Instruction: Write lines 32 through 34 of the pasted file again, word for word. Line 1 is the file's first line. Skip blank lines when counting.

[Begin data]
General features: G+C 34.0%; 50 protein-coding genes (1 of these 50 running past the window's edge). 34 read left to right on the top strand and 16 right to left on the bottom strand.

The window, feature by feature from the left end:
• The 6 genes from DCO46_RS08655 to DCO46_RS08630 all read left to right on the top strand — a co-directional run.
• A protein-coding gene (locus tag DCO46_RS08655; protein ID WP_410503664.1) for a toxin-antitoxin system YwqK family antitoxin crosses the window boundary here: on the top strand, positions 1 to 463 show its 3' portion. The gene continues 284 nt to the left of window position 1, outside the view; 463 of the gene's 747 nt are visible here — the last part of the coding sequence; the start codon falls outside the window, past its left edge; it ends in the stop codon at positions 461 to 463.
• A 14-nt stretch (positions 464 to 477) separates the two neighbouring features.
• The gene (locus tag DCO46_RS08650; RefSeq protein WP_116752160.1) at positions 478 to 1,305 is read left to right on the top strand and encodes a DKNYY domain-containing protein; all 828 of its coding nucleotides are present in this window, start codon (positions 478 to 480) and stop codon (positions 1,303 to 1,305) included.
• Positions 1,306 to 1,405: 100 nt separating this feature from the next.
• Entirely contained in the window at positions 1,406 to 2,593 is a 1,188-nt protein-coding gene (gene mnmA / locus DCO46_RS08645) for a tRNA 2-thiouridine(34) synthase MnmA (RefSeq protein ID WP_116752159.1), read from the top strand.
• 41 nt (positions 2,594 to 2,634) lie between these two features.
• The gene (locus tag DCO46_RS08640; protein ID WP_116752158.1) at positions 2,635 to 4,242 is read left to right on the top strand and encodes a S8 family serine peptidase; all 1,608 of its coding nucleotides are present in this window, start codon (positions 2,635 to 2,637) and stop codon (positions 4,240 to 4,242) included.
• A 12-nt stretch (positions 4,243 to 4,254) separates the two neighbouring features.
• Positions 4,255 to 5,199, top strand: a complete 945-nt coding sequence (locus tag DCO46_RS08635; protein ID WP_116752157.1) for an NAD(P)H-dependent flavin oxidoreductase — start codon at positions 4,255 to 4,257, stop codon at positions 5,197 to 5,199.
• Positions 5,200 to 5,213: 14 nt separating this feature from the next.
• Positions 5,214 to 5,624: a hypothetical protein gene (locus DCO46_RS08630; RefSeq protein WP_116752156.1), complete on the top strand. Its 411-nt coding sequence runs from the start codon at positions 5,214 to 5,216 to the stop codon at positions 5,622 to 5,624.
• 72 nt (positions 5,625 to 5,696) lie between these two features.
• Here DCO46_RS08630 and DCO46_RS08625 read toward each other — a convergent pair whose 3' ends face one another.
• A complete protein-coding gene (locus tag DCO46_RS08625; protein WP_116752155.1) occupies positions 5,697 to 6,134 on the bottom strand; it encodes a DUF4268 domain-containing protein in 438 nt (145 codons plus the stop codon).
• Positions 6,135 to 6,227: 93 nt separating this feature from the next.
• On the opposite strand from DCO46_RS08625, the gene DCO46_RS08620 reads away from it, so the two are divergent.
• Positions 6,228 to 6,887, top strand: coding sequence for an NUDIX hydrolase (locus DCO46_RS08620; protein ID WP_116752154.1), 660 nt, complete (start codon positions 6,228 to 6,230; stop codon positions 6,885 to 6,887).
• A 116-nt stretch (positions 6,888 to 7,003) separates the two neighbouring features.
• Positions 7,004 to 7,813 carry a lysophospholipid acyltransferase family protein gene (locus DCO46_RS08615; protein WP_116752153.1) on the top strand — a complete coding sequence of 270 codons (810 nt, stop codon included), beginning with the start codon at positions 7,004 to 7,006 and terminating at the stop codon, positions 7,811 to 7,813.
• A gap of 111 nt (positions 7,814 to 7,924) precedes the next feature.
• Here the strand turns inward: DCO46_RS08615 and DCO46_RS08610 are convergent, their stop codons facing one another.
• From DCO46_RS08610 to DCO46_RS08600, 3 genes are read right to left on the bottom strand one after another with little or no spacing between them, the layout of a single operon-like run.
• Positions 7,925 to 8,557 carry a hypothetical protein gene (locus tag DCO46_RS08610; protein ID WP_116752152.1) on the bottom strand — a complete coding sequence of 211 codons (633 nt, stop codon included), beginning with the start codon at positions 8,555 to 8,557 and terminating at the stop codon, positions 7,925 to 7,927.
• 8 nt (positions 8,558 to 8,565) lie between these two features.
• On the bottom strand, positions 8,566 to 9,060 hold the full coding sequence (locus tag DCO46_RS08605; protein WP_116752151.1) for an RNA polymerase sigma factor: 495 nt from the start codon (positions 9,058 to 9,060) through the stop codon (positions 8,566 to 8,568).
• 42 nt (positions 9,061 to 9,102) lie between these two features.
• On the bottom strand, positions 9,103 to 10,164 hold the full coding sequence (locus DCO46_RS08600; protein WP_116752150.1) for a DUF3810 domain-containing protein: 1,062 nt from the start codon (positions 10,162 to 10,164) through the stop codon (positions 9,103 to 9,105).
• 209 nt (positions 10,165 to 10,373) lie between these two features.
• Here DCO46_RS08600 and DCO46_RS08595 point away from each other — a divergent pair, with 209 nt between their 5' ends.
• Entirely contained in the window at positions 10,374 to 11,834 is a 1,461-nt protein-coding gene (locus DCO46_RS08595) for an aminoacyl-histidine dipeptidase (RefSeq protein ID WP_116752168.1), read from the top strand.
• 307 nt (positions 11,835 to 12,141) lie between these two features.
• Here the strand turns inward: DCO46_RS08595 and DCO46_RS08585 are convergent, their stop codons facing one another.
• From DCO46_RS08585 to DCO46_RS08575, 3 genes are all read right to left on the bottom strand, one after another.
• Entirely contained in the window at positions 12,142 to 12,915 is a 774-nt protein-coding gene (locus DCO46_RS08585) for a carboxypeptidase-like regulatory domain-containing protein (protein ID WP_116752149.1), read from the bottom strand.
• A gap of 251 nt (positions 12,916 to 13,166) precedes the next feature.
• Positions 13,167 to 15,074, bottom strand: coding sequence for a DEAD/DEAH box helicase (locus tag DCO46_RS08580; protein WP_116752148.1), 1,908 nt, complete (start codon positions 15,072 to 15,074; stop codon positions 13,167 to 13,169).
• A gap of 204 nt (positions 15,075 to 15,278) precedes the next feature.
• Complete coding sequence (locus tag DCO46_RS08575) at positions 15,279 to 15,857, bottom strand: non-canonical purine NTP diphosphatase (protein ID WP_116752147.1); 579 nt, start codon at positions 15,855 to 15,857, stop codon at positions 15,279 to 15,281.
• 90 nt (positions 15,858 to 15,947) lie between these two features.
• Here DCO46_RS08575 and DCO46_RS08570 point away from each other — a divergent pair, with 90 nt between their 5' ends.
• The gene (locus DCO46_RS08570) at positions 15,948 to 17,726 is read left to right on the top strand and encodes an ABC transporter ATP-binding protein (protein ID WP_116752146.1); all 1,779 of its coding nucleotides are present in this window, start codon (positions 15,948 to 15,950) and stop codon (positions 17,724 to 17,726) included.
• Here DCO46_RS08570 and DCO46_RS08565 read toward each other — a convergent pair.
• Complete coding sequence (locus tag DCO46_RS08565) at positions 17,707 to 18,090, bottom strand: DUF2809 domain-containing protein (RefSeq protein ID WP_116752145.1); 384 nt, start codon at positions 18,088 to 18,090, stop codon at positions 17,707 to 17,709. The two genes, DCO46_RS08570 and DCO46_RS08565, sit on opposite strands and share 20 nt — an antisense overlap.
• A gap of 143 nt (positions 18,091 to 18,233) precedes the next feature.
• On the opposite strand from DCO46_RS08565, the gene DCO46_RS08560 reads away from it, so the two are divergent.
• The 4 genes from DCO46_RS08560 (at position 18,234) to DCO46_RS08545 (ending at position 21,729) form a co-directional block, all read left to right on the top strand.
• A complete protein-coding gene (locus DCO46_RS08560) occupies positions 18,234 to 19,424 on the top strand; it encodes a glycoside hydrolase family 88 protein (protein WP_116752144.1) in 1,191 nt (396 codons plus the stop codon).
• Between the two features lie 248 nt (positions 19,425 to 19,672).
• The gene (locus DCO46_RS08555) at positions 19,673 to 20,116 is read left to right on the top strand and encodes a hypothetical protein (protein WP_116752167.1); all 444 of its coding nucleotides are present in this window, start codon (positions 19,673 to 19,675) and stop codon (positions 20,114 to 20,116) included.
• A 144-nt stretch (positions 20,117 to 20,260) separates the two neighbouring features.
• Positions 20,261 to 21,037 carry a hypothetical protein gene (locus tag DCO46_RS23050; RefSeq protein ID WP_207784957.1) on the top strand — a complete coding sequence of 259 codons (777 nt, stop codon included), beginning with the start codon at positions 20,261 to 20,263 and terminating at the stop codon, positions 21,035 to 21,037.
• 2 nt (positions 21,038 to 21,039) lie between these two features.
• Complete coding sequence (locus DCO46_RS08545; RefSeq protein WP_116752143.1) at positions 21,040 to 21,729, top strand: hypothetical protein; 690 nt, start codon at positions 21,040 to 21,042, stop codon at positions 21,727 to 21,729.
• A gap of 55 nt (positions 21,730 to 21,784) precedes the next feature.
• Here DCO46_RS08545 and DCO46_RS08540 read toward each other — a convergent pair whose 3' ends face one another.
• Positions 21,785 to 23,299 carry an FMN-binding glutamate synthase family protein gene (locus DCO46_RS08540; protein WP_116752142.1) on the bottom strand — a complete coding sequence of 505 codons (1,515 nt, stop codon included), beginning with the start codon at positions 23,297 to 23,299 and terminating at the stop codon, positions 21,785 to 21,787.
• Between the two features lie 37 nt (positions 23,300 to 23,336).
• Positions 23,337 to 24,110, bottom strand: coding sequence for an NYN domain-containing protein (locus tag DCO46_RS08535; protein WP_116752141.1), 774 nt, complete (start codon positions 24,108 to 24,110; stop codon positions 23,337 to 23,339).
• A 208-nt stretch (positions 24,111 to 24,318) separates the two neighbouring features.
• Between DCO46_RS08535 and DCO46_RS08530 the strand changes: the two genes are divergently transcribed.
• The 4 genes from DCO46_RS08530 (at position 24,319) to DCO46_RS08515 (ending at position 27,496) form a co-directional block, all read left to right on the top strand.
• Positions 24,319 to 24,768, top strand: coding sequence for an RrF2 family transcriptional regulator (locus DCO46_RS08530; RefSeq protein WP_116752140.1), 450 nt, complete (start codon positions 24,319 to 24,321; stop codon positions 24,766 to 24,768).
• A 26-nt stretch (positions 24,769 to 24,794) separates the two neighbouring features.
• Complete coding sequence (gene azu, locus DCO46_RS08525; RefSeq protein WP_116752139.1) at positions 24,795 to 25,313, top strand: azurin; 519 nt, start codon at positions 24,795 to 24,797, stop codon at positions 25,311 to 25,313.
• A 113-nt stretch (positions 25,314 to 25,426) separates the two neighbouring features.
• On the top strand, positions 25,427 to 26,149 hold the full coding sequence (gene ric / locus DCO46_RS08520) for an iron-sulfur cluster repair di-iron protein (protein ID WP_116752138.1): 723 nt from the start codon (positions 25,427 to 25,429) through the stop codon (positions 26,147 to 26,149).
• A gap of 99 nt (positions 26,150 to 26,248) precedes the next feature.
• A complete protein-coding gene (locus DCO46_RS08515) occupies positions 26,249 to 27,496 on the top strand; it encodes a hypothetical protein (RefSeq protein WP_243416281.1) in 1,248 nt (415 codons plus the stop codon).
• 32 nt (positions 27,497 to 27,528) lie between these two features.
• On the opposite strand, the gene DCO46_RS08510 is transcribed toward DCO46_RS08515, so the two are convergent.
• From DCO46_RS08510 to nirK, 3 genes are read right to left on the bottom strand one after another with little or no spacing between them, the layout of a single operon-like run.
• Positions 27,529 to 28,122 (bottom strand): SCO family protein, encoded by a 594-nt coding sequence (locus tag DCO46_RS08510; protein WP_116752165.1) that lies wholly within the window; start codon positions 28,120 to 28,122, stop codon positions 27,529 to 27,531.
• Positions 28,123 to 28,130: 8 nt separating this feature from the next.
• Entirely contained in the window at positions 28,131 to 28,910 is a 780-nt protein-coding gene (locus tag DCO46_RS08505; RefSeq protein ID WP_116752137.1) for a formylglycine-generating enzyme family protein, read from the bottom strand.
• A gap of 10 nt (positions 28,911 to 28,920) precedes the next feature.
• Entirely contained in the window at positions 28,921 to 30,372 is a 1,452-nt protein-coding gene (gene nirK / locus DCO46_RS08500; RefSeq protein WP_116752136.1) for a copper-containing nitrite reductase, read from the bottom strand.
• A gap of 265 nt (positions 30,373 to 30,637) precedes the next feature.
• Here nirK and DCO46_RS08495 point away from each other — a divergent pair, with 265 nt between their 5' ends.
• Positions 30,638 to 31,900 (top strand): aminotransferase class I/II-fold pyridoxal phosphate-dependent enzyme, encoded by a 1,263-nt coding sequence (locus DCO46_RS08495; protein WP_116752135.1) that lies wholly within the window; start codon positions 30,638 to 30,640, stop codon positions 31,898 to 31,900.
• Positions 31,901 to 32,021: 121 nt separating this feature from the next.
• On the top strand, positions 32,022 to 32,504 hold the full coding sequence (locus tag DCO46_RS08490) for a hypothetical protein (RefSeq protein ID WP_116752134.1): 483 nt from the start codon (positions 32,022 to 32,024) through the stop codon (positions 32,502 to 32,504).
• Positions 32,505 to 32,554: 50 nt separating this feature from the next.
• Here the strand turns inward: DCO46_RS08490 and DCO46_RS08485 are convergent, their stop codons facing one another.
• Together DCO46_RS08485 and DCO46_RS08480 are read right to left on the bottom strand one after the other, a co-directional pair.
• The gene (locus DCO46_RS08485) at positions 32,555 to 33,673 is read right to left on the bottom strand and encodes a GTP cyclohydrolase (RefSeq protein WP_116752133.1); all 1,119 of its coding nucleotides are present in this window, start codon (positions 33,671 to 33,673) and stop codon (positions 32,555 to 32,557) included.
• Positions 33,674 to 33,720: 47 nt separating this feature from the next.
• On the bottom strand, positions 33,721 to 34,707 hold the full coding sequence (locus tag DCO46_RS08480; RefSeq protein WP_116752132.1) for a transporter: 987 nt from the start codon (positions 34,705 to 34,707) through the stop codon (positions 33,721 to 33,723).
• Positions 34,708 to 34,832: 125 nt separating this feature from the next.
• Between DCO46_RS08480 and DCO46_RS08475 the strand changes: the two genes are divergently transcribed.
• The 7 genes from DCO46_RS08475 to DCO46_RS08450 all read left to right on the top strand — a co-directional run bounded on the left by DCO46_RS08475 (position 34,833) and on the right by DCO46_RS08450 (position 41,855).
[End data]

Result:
• Here DCO46_RS08600 and DCO46_RS08595 point away from each other — a divergent pair, with 209 nt between their 5' ends.
• Entirely contained in the window at positions 10,374 to 11,834 is a 1,461-nt protein-coding gene (locus DCO46_RS08595) for an aminoacyl-histidine dipeptidase (RefSeq protein ID WP_116752168.1), read from the top strand.
• 307 nt (positions 11,835 to 12,141) lie between these two features.